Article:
But for some connectors, most electronic modules (power management, RF), and component assortments (ceramic caps, resistors) to quickly fill out a parts collection, ordering direct from the Orient is the way to go. Often you get the exact same parts domestic suppliers are reselling for hefty markups.

      I tried to stay loyal to domestic businesses, and shied away from the potential risk of ordering overseas, until I realized I’d been paying Sparkfun an 800% markup on connectors over what I could order direct from their supplier in small quantity. Sure they’re entitled to some profit, I would have found 100-200% reasonable, maybe even a bit more. But 800%? It reminds me of the brick-and-mortar stores that charge $30 for a short USB cable because they know you need that cable right away. If not downright unethical, it’s certainly offensive, and I won’t support such practices and businesses out of loyalty or charity.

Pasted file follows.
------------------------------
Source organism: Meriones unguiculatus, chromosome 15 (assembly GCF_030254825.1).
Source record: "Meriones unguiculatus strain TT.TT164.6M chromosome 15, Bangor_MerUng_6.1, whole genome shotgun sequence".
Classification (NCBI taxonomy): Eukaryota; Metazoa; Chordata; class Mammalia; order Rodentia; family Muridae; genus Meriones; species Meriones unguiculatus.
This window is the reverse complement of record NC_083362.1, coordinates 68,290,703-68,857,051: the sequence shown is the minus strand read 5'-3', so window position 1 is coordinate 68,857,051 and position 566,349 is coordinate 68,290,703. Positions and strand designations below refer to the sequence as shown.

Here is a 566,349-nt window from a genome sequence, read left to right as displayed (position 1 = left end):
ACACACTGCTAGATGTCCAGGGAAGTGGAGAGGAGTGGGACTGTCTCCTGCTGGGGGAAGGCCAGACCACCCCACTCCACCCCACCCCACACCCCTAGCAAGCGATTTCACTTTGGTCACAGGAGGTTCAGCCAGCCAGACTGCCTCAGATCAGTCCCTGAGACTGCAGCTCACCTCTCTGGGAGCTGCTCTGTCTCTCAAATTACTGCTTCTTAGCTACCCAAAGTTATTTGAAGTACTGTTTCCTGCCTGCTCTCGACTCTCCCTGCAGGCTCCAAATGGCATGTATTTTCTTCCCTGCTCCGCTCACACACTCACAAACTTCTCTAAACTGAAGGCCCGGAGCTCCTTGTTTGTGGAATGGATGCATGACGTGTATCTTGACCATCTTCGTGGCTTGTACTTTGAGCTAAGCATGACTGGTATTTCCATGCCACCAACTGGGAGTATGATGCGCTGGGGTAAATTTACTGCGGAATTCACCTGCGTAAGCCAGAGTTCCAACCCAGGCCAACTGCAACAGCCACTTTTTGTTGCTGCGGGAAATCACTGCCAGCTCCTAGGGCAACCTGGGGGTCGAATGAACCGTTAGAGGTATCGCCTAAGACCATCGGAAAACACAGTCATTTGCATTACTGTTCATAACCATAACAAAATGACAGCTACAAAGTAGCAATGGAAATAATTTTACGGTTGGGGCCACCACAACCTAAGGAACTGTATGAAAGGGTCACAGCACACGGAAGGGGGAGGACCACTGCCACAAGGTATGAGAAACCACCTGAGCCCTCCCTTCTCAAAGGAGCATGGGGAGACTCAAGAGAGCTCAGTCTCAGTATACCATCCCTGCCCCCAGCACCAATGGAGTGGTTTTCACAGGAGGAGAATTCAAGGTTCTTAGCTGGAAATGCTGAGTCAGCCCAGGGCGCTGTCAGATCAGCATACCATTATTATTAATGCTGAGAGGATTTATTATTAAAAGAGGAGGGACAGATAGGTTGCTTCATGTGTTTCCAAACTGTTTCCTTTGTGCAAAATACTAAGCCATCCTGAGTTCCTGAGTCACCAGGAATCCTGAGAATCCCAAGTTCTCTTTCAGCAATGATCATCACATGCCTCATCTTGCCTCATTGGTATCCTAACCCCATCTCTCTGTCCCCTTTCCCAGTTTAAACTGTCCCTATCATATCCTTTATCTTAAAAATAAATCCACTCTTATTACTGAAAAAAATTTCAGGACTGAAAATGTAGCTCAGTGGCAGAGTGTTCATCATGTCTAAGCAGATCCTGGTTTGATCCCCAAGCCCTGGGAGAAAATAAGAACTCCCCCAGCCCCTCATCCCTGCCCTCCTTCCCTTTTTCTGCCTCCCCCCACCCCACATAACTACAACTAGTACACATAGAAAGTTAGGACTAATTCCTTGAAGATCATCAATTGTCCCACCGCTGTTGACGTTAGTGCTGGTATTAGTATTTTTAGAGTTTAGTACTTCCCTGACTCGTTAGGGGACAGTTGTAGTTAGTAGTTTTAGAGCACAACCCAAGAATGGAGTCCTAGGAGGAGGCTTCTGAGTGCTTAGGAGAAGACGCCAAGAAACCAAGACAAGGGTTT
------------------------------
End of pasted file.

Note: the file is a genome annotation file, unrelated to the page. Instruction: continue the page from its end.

• Erik Johnson says:

      Throwing my hat into this one as well. Why pay $5.00 for a single rgb led from radio shack or adafruit when I can get 100 of them for the same price on Ali? Other parts, too. The failure rate has been extremely minimal.

  9. cantido says:

    I was I could get hold of stuff to do decapping at home. I have a few parts bought from Chinese suppliers that are just wrong. Like I have some parts with markings that are for a different pitch (the part number I ordered) than the chip. They all seem to work so I wonder if they just changed a few letters on the markings to make them match what I ordered. It bugs the hell out of me not knowing for sure.